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Causative Agents


Measles virus (MeV), member of Morbillivirus genus of Paramyxoviriade family, is a single-stranded, negative-sense RNA virus which causes fever, coughing, conjunctivitis, coryza as well as maculopapular rashes [1],[2]. Genome of the virus consists of 15.894 nucleotides, which can be categorized under 24 genotypes, depending on their variable 450 nucleotides [3]. Despite the variety of measles genotypes, there is only one dominant measles serotype [4]. There are two key envelope glycoproteins on the viral surface that are employed in the process of host cell-binding and invasion: Hemagglutinin (H) and Membrane Fusion Protein (F) [5].




A recent study suggests that around 20 million people around the world are affected by MeV annually, of which are mainly located in the less developed areas of Asian and African countries [6], [7]. MeV is reported to cause the highest number of deaths among vaccine-preventable diseases [8]. Originally, lethality ratio is reported as low as 0.2% for those who are infected [9]; however, it may rise up to 10% due to malnutrition. Most of the lethal cases are less than five years old [7]. An estimated total of 158,000 of deaths, annually, were caused by measles globally [10].


Measles-caused complications are observed in a wide range from mild (diarrhea etc.) to more serious ones (pneumonia, bronchitis etc.) or even worse cases such as brain inflammation [11], [12]. Severity of the complications are strongly related to malnutrition, underlying immunodeficiency, pregnancy and vitamin A deficiency [13], [14].


Currently no specific treatment is addressed for measles as most of the infected cases will recover as the result of supportive treatments [11].


Modes of Transmission


MeV is localized in the nose and throat mucus of the infected people and transmitted mainly via person to person contact; therefore, it shows a high level of contagiousness with a rate of 90%. MeV from respiratory droplets of an infected individual can survive up to two hours in an airspace, which makes possible to get infected even if there is no actual person-to-person contact [15]. An infected person may start spreading the disease roughly from five days before and after the appearance of rash. The period of maximum contagiousness is thought to be during the late prodrome phase, when the patient is febrile and has respiratory symptoms [16], [17].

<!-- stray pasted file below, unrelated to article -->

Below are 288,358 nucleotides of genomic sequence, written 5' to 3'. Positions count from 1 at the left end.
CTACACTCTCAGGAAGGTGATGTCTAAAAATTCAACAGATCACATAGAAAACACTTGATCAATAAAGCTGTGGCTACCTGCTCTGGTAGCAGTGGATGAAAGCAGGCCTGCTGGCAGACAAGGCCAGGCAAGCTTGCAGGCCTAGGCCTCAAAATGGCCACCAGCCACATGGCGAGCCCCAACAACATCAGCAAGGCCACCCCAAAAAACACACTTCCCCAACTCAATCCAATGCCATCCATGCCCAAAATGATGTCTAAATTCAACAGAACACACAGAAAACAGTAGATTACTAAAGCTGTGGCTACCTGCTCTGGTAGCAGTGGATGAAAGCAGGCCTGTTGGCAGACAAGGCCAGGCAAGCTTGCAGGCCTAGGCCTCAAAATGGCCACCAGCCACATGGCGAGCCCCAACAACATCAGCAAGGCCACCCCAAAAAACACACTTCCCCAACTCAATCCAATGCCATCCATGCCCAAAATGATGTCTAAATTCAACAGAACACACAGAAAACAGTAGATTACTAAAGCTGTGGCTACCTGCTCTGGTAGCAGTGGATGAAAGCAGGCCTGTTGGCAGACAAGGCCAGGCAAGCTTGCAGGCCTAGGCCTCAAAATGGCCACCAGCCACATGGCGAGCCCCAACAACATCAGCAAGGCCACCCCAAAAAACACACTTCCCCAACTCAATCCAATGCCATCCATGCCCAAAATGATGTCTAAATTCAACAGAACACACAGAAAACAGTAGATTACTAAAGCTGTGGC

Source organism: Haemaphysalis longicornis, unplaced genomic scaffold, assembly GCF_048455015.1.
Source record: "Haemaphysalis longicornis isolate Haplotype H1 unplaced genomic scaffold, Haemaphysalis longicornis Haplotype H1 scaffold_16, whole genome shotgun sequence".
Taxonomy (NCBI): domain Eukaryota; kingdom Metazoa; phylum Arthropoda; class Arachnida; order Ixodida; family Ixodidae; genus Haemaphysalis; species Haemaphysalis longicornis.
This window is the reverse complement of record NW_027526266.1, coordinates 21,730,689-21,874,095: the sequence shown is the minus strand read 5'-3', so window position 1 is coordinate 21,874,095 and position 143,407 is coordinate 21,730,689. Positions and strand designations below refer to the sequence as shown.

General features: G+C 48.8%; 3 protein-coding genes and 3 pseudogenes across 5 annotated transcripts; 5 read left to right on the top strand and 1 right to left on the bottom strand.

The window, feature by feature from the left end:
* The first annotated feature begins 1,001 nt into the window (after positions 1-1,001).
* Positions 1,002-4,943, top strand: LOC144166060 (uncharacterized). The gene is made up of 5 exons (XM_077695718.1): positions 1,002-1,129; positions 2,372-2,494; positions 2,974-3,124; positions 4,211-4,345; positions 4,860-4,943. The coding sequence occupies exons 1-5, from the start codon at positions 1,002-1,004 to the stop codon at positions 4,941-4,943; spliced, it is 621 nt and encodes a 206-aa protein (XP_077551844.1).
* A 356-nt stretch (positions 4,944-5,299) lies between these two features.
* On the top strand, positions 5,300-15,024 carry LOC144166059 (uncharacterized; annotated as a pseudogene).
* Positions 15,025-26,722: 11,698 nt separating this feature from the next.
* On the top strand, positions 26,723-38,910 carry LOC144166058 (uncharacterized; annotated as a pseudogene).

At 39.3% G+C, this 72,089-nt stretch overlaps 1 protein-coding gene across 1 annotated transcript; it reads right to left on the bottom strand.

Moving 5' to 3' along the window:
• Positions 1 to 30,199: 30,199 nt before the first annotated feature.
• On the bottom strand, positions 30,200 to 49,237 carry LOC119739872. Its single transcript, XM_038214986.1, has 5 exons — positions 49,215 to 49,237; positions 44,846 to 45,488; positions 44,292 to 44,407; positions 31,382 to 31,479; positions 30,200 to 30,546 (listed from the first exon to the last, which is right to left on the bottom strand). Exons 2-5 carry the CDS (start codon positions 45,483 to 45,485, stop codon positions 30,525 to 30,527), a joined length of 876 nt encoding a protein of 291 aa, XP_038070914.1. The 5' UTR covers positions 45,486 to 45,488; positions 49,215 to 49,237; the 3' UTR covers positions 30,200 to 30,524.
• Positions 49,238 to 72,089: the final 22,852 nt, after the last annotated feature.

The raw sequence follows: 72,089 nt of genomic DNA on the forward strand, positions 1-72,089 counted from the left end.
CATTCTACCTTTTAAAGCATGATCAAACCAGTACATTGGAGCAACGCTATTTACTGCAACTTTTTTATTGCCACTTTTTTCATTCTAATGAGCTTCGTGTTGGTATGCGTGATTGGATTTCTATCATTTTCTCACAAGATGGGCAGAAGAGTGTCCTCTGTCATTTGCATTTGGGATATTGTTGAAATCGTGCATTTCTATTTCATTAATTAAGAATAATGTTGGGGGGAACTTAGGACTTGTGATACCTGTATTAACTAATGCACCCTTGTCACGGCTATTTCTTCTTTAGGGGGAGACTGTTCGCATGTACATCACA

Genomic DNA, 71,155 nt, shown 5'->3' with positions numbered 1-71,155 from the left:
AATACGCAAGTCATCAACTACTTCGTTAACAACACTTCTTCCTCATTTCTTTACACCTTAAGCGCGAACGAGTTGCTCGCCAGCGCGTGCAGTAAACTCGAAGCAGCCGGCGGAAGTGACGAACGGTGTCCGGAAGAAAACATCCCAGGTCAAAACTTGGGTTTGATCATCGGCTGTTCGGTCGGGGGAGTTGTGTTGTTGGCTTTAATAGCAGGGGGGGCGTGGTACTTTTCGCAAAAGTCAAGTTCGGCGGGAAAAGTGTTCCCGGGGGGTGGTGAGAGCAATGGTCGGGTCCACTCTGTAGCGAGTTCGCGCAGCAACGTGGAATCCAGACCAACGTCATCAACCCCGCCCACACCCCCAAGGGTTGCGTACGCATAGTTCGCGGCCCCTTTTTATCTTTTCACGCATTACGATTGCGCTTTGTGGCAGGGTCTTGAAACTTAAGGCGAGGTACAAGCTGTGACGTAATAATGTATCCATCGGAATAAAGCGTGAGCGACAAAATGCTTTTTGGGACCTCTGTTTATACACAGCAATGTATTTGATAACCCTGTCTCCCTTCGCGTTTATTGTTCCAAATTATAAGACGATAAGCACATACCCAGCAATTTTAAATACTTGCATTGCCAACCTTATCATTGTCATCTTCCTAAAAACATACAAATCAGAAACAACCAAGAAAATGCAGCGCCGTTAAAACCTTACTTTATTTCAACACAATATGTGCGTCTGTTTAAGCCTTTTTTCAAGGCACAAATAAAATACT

Measles is considered as a disease of humans as no other animal reservoir has been shown and not spread by any other animal species [7].



1. Cohen BE et al, 2014, Viral causes of hearing loss: review for hearing health professionals, Trends in Hearing. 18: 2331216514541361

2. Atila TK et al, 2016, Towards Measles Elimination: Phylogenetic Analysis of Measles Viruses in Turkey (2012–2013) and Identification of Genotype D8, Journal of Medical Virology, DOI 10.1002/jmv.24548

3. Maurice D et al, 2013, Molecular characterization of measles viruses that circulated in Cameroon between 2010 and 2011, Virology Journal 201310:71.

4. Simpson RE, 1952, Infectiousness of communicable diseases in the household (measles, chickenpox, and mumps), Lancet,2(6734):549-54.,

5. Lu G et al, 2013, The receptors and entry of measles virus: a review. Sheng Wu Gong Cheng Xue Bao 29(1):1–9

6. Caserta MT, 2013, Measles, Merck Manual Professional. Merck Sharp & Dohme Corp.

7. Measles Fact Sheet No 286, WHO INT, November 2014, Retrieved 4 February 2015.

8. Kabra SK and Lodhra R, 2013, Antibiotics for preventing complications in children with measles, Cochrane Database of Systematic Reviews. 8: CD001477.

9. William A, 2011. Epidemiology and Prevention of Vaccine-Preventable Diseases (12 ed.). Public Health Foundation. pp. 301–323. ISBN 9780983263135.

10. Lozano R et al.,  2012, Global and regional mortality from 235 causes of death for 20 age groups in 1990 and 2010: a systematic analysis for the Global Burden of Disease Study 2010, Lancet. 380 (9859): 2095–128. 

11. Gardiner WT, 2007, Otitis Media in Measles, The Journal of Laryngology & Otology. 39 (11): 614–617. 

12. Fisher DL, 2014, Measles-induced encephalitis, QJM. 108: 177–182.

13. Chen SSP, 2011, Measles (Report). Medscape.

14. National Institutes of Health Office of Dietary Supplements, 2013, Vitamin A, U.S. Department of Health & Human Services.

15. Bloch AB, 1985, Measles outbreak in a pediatric practice: airborne transmission in an office setting, Pediatrics. 1985;75(4):676